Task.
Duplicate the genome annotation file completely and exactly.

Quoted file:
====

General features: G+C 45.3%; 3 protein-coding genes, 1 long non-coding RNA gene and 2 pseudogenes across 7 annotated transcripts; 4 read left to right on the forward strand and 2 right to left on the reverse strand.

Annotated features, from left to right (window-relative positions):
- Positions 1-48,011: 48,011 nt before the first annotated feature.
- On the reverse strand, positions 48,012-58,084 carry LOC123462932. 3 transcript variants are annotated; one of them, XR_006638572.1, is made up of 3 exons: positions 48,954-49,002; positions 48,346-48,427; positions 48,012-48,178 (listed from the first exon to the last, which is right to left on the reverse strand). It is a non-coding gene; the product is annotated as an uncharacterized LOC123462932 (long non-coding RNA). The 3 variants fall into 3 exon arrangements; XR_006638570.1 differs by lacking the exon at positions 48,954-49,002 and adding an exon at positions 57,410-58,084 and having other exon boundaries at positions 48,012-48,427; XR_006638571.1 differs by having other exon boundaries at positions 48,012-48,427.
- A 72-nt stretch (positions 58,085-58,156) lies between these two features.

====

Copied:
General features: G+C 45.3%; 3 protein-coding genes, 1 long non-coding RNA gene and 2 pseudogenes across 7 annotated transcripts; 4 read left to right on the forward strand and 2 right to left on the reverse strand.

Annotated features, from left to right (window-relative positions):
- Positions 1-48,011: 48,011 nt before the first annotated feature.
- On the reverse strand, positions 48,012-58,084 carry LOC123462932. 3 transcript variants are annotated; one of them, XR_006638572.1, is made up of 3 exons: positions 48,954-49,002; positions 48,346-48,427; positions 48,012-48,178 (listed from the first exon to the last, which is right to left on the reverse strand). It is a non-coding gene; the product is annotated as an uncharacterized LOC123462932 (long non-coding RNA). The 3 variants fall into 3 exon arrangements; XR_006638570.1 differs by lacking the exon at positions 48,954-49,002 and adding an exon at positions 57,410-58,084 and having other exon boundaries at positions 48,012-48,427; XR_006638571.1 differs by having other exon boundaries at positions 48,012-48,427.
- A 72-nt stretch (positions 58,085-58,156) lies between these two features.